Contested Belonging: Temporary Protection in Australia

Louise Humpage, Greg Marston

Abstract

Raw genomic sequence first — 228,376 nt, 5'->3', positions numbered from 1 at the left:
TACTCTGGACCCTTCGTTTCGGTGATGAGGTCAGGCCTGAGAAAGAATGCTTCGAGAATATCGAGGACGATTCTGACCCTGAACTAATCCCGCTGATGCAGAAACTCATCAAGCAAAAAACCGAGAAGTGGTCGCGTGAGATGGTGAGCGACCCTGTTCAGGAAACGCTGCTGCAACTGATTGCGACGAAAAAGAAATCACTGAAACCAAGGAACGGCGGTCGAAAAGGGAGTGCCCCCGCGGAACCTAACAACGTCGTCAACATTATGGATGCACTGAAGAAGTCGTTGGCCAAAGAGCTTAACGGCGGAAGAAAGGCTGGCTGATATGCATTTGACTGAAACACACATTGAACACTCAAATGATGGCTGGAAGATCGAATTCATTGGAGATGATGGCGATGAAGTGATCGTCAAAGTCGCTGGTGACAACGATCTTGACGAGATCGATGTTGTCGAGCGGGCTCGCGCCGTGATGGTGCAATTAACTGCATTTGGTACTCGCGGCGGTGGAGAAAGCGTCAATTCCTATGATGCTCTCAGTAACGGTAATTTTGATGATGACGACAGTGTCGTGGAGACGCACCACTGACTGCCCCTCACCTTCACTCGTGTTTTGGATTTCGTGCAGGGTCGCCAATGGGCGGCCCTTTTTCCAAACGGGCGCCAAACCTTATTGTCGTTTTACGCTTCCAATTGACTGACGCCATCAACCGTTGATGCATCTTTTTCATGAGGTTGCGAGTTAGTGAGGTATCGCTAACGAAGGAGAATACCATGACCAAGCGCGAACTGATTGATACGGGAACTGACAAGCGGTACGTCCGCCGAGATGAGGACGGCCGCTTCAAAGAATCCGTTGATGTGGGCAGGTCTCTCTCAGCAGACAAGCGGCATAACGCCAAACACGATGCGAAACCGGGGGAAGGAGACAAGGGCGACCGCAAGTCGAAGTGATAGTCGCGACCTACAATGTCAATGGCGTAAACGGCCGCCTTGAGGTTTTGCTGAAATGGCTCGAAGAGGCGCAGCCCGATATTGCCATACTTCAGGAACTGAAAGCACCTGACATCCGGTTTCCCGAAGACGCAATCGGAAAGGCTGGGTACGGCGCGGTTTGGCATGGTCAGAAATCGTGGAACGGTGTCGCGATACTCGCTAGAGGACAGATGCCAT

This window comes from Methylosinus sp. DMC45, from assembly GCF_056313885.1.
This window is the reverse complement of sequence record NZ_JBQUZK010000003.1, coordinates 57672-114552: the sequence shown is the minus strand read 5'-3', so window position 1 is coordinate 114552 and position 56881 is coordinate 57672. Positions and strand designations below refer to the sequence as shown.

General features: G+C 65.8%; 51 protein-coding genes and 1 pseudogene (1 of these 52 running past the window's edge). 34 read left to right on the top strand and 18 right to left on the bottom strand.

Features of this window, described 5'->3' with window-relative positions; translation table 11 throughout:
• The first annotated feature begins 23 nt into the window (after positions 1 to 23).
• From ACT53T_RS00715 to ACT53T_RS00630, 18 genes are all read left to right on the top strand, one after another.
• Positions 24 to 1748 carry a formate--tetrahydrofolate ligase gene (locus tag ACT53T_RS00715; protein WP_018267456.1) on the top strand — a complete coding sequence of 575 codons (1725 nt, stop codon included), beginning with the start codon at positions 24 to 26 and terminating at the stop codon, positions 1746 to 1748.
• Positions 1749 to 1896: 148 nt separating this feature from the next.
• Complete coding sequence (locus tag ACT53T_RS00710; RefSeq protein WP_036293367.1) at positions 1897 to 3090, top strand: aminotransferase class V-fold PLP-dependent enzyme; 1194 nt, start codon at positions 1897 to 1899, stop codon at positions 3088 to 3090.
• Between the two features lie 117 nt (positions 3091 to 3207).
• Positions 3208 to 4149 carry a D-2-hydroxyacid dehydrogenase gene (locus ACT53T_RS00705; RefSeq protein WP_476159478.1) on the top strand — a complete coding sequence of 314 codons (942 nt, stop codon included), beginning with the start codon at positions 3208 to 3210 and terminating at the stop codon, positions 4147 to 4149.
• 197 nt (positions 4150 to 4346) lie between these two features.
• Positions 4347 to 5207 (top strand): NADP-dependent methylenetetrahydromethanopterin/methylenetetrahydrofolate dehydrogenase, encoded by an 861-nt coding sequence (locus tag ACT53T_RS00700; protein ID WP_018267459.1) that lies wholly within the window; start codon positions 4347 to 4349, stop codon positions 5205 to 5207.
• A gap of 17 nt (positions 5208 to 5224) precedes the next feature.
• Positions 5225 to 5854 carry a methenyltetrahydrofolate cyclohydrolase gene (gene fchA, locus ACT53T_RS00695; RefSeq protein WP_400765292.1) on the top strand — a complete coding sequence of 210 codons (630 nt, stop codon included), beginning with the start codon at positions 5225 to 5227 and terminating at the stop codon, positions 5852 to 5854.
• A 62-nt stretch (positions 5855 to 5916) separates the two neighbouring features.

This paper utilizes an analytical distinction between three modes of social belonging to explain the ambiguous resettlement experiences of refugees granted a temporary protection visa (TPV) in Australia. Findings from two qualitative studies indicate that the dominance of a public discourse that depicts asylum seekers as “illegals” inhibits their sense of belonging at the national level. Yet belonging has been facilitated locally through relational networks within communities and the establishment of associations based on cultural or legal categories. Importantly, these successes have provided a basis from which to contest the continued lack of recognition faced by TPV refugees within a nationalistic public discourse.

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